Bant Knightfall with Eli Kassis

Posted in Event Coverage on May 22, 2016

By Meghan Wolff

Meghan is one half of the Good Luck High Five podcast and an adjunct professor at Tolarian Community College. She loves Limited, likes Modern, and dips her toes into each Standard season. She's decidedly blue and is the #1 hater of Siege Rhino in the Multiverse.

Every once in a while a card comes along that slips under the radar in Limited, circling the draft table and getting cut from Sealed decks, before making an unexpected splash in Constructed. Retreat to Coralhelm, the demure uncommon enchantment from Battle for Zendikar, is proving to be just such a card.

This weekend Eli Kassis played a deck focused on the interaction between Modern familiar Knight of the Reliquary and the unlikely Retreat to Coralhelm.

The deck's combo finish uses Knight of the Reliquary to search out all of its lands in a single turn thanks to the “tap or untap target creature” mode on Retreat to Coralhelm before attacking for 20 or more damage with the now gigantic knight. A first-turn Noble Hierarch or Birds of Paradise, second-turn Knight of the Reliquary, and third-turn Retreat to Coralhelm allows the deck to attack for lethal as early as turn three.

“I've been playing Knight for a long time before Retreat ever came out,” Kassis said. “Then I heard about this two-card combo, both costing three, both good on their own, and I was like, “heck yes!””

While the combo finish is the showiest way the deck can end a game, it can also finish off an opponent without it. Without the knight and its favorite enchantment, the deck swarms the board with an assortment of aggressive green and white creatures like Scavenging Ooze, Tarmogoyf, and Voice of Resurgence.

Kassis has been playing the deck for several weeks and recently updated the list with two main deck Courser of Kruphix due to the card's stellar performance out of his sideboard at a previous tournament.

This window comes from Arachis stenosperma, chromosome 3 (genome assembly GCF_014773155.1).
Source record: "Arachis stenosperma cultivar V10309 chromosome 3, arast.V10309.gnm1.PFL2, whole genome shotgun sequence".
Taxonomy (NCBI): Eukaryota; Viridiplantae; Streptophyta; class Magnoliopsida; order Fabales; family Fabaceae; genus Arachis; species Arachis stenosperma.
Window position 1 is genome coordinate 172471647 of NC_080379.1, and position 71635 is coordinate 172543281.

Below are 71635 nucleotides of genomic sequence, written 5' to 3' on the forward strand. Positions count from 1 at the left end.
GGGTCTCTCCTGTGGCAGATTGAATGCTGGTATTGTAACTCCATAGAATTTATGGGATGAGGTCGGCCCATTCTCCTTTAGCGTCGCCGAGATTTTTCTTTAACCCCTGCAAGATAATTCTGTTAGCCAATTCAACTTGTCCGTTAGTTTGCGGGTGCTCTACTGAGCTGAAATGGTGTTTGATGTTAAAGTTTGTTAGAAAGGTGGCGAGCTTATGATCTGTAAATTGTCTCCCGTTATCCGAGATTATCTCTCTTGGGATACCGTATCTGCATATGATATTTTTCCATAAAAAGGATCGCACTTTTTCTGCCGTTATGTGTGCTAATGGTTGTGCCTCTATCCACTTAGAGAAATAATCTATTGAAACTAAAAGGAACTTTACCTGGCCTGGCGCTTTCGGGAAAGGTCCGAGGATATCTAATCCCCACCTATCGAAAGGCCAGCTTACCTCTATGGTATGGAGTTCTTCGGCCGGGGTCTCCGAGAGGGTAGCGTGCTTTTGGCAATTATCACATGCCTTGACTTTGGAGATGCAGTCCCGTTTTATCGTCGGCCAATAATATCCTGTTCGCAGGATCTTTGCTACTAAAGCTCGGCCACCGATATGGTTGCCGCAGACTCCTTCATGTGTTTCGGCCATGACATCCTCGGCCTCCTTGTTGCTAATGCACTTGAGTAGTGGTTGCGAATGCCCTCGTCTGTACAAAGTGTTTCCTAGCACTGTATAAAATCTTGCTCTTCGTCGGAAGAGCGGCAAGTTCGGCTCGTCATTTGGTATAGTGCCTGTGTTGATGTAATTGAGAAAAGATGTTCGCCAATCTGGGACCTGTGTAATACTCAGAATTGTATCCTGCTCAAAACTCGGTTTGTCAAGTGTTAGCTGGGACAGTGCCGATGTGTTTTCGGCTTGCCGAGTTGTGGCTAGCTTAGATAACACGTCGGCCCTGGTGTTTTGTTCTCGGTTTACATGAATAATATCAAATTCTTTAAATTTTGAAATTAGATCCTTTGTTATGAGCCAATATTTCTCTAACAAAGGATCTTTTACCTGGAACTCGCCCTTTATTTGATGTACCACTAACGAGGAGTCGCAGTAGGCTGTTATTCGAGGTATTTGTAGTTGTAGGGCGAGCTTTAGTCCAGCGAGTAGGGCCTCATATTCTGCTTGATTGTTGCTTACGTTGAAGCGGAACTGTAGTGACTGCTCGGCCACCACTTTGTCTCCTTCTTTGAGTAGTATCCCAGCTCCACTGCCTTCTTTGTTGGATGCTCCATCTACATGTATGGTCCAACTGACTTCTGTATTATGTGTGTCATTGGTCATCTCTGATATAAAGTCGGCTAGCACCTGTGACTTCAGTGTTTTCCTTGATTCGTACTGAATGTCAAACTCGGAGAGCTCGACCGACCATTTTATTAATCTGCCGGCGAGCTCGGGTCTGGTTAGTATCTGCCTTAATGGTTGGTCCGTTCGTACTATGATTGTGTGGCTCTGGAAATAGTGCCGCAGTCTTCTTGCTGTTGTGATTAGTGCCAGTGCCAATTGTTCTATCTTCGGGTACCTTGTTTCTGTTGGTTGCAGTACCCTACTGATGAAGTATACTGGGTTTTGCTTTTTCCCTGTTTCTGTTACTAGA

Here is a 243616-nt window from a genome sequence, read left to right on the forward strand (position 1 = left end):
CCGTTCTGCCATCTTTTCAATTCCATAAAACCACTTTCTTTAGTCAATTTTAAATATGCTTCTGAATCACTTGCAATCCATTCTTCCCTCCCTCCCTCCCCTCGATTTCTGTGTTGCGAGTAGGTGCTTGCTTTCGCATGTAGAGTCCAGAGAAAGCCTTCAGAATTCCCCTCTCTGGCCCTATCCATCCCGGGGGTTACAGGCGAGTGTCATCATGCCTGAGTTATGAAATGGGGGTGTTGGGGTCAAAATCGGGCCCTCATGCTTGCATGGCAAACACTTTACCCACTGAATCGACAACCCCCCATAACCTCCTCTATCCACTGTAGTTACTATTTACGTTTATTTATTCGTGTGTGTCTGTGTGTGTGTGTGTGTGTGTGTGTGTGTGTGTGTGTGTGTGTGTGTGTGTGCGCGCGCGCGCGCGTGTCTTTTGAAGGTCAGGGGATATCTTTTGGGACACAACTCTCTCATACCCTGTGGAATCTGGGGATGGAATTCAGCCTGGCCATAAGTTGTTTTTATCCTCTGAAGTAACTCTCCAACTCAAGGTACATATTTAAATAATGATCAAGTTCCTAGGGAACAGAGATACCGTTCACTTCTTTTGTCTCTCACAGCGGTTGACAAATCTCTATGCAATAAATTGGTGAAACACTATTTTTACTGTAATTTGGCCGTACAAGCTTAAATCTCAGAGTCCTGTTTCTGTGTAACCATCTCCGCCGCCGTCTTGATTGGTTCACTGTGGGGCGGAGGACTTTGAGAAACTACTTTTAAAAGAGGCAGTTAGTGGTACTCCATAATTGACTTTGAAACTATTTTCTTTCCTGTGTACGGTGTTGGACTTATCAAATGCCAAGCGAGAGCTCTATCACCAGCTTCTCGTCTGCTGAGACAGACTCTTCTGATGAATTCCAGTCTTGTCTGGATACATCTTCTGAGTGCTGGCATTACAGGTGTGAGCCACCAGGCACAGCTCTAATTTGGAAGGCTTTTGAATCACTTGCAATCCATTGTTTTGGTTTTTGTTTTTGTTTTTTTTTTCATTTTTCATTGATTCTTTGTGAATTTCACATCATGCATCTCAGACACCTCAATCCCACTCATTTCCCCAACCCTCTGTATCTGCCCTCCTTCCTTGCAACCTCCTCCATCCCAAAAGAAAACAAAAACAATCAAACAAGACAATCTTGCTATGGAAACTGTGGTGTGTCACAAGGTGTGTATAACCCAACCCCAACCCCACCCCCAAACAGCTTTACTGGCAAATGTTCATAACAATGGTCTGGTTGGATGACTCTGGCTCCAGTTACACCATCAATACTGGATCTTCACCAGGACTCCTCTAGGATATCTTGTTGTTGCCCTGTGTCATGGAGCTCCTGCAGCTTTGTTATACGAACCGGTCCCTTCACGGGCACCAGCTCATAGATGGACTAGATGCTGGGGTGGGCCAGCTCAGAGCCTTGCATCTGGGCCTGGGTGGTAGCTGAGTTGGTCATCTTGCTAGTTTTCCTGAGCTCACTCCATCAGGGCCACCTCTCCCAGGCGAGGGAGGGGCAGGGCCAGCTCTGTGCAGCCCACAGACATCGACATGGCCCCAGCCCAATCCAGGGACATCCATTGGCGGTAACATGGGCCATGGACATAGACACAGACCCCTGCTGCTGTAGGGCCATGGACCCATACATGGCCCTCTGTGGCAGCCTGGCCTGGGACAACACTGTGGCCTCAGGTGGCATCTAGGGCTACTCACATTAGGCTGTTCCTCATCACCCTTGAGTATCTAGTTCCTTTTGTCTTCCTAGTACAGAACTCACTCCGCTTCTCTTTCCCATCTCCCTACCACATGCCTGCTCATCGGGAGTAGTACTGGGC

“Courser of Kruphix was a one-of in my sideboard at the last SCG Invitational and I came in ninth with the deck,” Kassis said. “I liked it so much I boarded it in against every single opponent all eight rounds. So I ended up putting two in the main deck and it's been phenomenal.”

Kassis described the deck as very situational. Good match-ups include any deck that attacks on the ground, while decks that are able to fly over the top, like Affinity, present more of a challenge.

“I've played [Affinity] twice and beat it twice,” Kassis said. “But both times were very close games that could have easily gone either way.

Match-ups like Tron depend heavily on Bant Knightfall's opening hand and whether or not it contains the deck's namesake card.

“You'll find everybody has a fair shot against you, but you feel like a slight favorite against most of the field,” Kassis said.

The exception is the Abzan infinite life combo, which Kassis said often combos a little quicker than Knight of the Reliquary and Retreat to Coralhelm. Because Kassis' deck wins with damage, there's no answer to an opponent gaining infinite life.

Bant Knightfall is a challenging deck to play, and one that Kassis advises picking up only if you're willing to put in time learning its many interactions.

“[I've learned] to really be careful to stack my Retreat triggers because between scrying and untapping there's ways you can draw almost any card you want to. You fetch out a Horizon Canopy and then with Courser you can peek at what's on top. You can keep shuffling or using the scry from Retreat to find an answer if they have something that's obstructing your way. Then you float all this mana, eventually draw with the [Horizon Canopy] and then kill whatever's in the way.”

“If they want to play this deck, they'd better jam a lot of games because there's a lot of play to it,” Kassis added. “Definitely know the format really well and practice practice practice, because it is not a beginner's deck.”

Eli Kassis's Bant Knight Company - GP Charlotte

 

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